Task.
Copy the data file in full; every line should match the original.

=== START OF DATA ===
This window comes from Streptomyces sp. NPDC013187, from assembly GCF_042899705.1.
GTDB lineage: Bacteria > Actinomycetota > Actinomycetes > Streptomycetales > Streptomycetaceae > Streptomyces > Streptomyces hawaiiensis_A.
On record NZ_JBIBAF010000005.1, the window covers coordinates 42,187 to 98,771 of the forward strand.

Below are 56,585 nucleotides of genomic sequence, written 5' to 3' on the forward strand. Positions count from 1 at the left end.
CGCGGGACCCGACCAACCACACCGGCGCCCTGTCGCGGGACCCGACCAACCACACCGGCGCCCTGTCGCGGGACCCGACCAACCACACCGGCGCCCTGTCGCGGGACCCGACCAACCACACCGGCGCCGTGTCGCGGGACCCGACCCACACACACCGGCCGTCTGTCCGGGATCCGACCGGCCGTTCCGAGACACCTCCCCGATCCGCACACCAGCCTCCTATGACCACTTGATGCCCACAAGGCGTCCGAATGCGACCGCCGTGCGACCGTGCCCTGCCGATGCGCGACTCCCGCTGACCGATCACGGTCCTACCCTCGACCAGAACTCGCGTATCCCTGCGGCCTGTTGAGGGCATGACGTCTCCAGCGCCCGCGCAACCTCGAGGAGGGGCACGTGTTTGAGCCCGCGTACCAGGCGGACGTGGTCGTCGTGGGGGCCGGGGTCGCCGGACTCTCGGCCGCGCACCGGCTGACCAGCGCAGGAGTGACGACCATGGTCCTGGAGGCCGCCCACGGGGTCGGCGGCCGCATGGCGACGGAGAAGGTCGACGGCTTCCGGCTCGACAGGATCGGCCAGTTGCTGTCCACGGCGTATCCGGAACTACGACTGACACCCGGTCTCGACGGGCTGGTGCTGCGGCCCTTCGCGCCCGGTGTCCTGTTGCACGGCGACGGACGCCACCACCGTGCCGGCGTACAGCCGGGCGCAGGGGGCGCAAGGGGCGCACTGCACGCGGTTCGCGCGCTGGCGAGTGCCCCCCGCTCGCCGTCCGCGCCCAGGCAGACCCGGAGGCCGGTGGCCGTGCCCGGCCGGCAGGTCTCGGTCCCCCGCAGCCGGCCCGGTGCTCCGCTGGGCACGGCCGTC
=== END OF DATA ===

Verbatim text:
This window comes from Streptomyces sp. NPDC013187, from assembly GCF_042899705.1.
GTDB lineage: Bacteria > Actinomycetota > Actinomycetes > Streptomycetales > Streptomycetaceae > Streptomyces > Streptomyces hawaiiensis_A.
On record NZ_JBIBAF010000005.1, the window covers coordinates 42,187 to 98,771 of the forward strand.

Below are 56,585 nucleotides of genomic sequence, written 5' to 3' on the forward strand. Positions count from 1 at the left end.
CGCGGGACCCGACCAACCACACCGGCGCCCTGTCGCGGGACCCGACCAACCACACCGGCGCCCTGTCGCGGGACCCGACCAACCACACCGGCGCCCTGTCGCGGGACCCGACCAACCACACCGGCGCCGTGTCGCGGGACCCGACCCACACACACCGGCCGTCTGTCCGGGATCCGACCGGCCGTTCCGAGACACCTCCCCGATCCGCACACCAGCCTCCTATGACCACTTGATGCCCACAAGGCGTCCGAATGCGACCGCCGTGCGACCGTGCCCTGCCGATGCGCGACTCCCGCTGACCGATCACGGTCCTACCCTCGACCAGAACTCGCGTATCCCTGCGGCCTGTTGAGGGCATGACGTCTCCAGCGCCCGCGCAACCTCGAGGAGGGGCACGTGTTTGAGCCCGCGTACCAGGCGGACGTGGTCGTCGTGGGGGCCGGGGTCGCCGGACTCTCGGCCGCGCACCGGCTGACCAGCGCAGGAGTGACGACCATGGTCCTGGAGGCCGCCCACGGGGTCGGCGGCCGCATGGCGACGGAGAAGGTCGACGGCTTCCGGCTCGACAGGATCGGCCAGTTGCTGTCCACGGCGTATCCGGAACTACGACTGACACCCGGTCTCGACGGGCTGGTGCTGCGGCCCTTCGCGCCCGGTGTCCTGTTGCACGGCGACGGACGCCACCACCGTGCCGGCGTACAGCCGGGCGCAGGGGGCGCAAGGGGCGCACTGCACGCGGTTCGCGCGCTGGCGAGTGCCCCCCGCTCGCCGTCCGCGCCCAGGCAGACCCGGAGGCCGGTGGCCGTGCCCGGCCGGCAGGTCTCGGTCCCCCGCAGCCGGCCCGGTGCTCCGCTGGGCACGGCCGTC